New Decadal Report Maps Out U.S. Priorities in Particle Physics Research
The Particle Physics Project Prioritization Panel (P5) whose participants include a UT physicist delivered recommendations to decision makers.
ATLAS detector at the Large Hadron Collider at CERN. Credit: CERN.
An advisory panel to the U.S. Department of Energy and National Science Foundation, which includes physics associate professor Peter Onyisi from The University of Texas at Austin, has released a once-a-decade strategic plan for the U.S. particle physics community. The report outlines particle physicists’ recommendations for research priorities in a field whose projects — such as building new accelerator facilities — can take years or decades and involve contributions from thousands of scientists.
“There are a lot of really exciting things we want to do in particle physics in the immediate future, and a lot of really interesting questions to be answered,” said Onyisi, a member of the P5 panel and of the ATLAS Experiment at the European Council for Nuclear Research (CERN). “We don’t know what most of the universe is made of; we don’t really understand what things were like right after the Big Bang; and we don’t understand what stabilizes the properties of the universe as it exists now. This report lays out a vision for an amazing range of discovery science.”
Among the recommendations are:
- continued support for neutrino observations in Illinois, South Dakota and at the South Pole, as well as observations of the cosmic microwave background;
- support for projects currently under construction, such as the High-Luminosity Large Hadron Collider, which will greatly boost the performance of the world’s most powerful accelerator; and the Legacy Survey of Space and Time, which will explore dark energy, dark matter and more;
- support for a new international facility, the ‘Higgs factory,’ to further our understanding of the Higgs boson; and
- study the possibility of the U.S. hosting the next highest-energy particle collider facility.
Under the Reagan administration, the United States began progress towards what would have been the world’s most sophisticated particle collider, based in Texas and led by the late UT Austin professor emeritus Roy Schwitters. The Superconducting Super Collider project ultimately was suspended without enough funding allocated for its completion. One of the goals of the P5 panel is to ensure a situation like this doesn’t happen again, by for example, requiring that research and development benchmarks be completed before moving forward with projects.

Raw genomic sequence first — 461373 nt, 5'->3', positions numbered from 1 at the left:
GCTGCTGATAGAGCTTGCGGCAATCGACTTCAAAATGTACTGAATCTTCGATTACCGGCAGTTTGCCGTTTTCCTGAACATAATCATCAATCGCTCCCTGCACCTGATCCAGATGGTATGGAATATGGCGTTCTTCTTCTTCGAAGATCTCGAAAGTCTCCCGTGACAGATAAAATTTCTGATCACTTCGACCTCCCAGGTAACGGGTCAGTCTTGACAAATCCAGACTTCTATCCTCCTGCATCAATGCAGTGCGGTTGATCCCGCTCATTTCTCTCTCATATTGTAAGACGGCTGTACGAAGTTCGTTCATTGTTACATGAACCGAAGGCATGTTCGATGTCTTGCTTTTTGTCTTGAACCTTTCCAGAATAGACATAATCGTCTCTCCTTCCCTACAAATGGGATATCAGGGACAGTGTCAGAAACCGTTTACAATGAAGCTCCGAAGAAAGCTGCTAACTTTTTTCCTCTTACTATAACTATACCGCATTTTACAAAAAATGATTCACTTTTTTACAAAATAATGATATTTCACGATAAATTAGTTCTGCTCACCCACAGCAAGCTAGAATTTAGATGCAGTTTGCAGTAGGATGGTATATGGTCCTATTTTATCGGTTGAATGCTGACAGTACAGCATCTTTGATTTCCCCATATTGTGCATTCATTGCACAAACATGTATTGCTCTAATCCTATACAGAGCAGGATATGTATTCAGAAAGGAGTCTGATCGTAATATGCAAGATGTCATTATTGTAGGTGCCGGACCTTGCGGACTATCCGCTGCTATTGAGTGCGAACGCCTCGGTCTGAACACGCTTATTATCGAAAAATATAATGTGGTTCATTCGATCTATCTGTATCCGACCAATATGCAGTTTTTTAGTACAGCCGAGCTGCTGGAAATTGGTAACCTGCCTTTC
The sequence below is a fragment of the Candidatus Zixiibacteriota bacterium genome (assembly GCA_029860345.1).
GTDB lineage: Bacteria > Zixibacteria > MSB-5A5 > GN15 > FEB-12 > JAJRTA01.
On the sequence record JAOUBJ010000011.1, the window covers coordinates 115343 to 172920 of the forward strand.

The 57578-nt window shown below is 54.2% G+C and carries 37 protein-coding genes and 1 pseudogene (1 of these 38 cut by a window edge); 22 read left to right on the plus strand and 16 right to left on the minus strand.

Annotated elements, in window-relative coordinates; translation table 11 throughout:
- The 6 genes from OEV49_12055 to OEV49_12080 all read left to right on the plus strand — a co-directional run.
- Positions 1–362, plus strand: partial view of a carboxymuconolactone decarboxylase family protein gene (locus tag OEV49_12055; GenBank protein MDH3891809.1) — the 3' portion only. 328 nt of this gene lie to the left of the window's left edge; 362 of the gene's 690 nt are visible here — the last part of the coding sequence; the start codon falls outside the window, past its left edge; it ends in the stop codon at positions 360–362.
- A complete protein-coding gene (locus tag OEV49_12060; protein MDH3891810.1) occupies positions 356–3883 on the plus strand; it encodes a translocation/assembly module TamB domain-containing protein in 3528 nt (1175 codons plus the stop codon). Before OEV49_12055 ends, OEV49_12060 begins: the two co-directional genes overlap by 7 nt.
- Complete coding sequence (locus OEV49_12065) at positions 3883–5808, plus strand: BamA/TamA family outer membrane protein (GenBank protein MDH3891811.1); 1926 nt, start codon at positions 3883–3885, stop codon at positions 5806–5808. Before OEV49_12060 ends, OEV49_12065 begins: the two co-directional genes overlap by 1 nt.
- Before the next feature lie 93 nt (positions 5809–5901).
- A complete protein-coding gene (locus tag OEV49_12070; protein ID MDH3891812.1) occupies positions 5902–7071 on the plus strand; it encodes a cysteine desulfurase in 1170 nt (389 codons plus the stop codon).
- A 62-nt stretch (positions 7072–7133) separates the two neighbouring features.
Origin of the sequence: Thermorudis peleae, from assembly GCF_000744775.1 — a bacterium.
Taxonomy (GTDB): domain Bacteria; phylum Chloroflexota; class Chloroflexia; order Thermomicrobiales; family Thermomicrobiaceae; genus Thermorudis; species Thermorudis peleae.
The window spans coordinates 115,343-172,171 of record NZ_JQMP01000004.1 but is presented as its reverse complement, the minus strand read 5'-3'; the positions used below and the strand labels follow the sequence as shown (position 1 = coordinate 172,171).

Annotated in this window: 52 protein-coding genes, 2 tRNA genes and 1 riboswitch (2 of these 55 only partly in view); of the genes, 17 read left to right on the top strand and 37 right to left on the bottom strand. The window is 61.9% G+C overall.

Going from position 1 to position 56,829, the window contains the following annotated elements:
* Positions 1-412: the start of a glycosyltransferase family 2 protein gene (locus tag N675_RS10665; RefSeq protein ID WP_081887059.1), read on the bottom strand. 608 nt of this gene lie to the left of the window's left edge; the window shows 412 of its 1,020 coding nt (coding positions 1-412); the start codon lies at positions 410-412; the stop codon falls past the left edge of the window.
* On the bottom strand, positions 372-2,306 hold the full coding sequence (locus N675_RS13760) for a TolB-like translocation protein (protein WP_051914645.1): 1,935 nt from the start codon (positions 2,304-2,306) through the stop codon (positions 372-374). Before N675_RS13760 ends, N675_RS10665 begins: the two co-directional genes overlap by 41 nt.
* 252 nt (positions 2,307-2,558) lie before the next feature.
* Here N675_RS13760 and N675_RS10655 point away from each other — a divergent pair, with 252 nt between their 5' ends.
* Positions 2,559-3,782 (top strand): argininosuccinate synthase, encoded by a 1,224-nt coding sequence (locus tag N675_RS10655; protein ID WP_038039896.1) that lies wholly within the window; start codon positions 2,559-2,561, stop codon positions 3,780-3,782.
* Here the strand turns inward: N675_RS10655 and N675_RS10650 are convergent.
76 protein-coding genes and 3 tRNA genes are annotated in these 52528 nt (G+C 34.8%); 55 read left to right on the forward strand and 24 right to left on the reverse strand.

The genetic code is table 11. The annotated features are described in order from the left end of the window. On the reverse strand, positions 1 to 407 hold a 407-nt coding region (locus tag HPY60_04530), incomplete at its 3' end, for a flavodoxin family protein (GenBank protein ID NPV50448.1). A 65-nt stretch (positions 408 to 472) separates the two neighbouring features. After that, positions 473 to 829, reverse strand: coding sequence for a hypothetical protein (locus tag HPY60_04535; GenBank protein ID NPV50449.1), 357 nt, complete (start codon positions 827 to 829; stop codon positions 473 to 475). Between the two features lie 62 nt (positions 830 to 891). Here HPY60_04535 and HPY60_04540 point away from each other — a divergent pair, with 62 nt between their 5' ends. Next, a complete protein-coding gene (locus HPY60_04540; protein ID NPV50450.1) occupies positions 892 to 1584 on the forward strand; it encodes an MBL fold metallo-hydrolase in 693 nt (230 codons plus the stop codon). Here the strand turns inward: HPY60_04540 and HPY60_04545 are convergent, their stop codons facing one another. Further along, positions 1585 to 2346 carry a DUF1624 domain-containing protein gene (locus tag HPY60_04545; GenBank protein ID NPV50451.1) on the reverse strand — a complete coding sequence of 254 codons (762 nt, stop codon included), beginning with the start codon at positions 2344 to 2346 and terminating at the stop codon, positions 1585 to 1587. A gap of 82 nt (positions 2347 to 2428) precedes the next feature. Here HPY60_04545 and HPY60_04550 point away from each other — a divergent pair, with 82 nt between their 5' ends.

The 2023 P5 report, approved by the High Energy Physics Advisory Panel (HEPAP) to the High Energy Physics program of the Office of Science of the DOE, represents the major activity in the field of particle physics that delivers recommendations to U.S. funding agencies. This year’s report builds on the output of the 2021 Snowmass planning exercise — a process organized by the American Physical Society’s Division of Particles and Fields that convened particle physicists and cosmologists from around the world to outline research priorities. This membership division constitutes the only independent body in the United States that represents particle physics as a whole.
“There are a lot of really exciting ideas for projects in particle physics, but we don’t have an unlimited budget to do them all,” said Onyisi. “There are also project concepts that are ready to go, and some that require extra R&D before we can really feel comfortable going ahead with them. The P5 report aims to prioritize the various proposals, within budget constraints, over the next ten years, with an eye to enabling things in the future as well.”
The report includes a range of budget-conscious recommendations for federal investments in research programs, the U.S. technical workforce, and the technology and infrastructure needed to realize the next generation of transformative discoveries related to fundamental physics and the origin of the universe. For example, the report recommends continued support for the Deep Underground Neutrino Experiment (DUNE), based out of Fermilab in Illinois, for CMB-S4, a network of ground-based telescopes designed to observe the cosmic microwave background, and for the planned expansion of the South Pole’s neutrino observatory, an international collaboration known as IceCube-Gen2, in a facility operated by the University of Wisconsin–Madison.
New knowledge, and new technologies, set the stage for the most recent Snowmass and P5 convenings.
“The Higgs boson had just been discovered before the previous P5 process, and now our continued study of the particle has greatly informed what we think may lie beyond the standard model of particle physics,” said Hitoshi Murayama, P5 panel chair and professor of physics at the University of California, Berkeley. “Our thinking about what dark matter might be has also changed, forcing the community to look elsewhere — to the cosmos. And in 2015, the discovery of gravitational waves was reported. Accelerator technology is changing too, which has shifted the discussion to the technology R&D needed to build the next-generation particle collider.”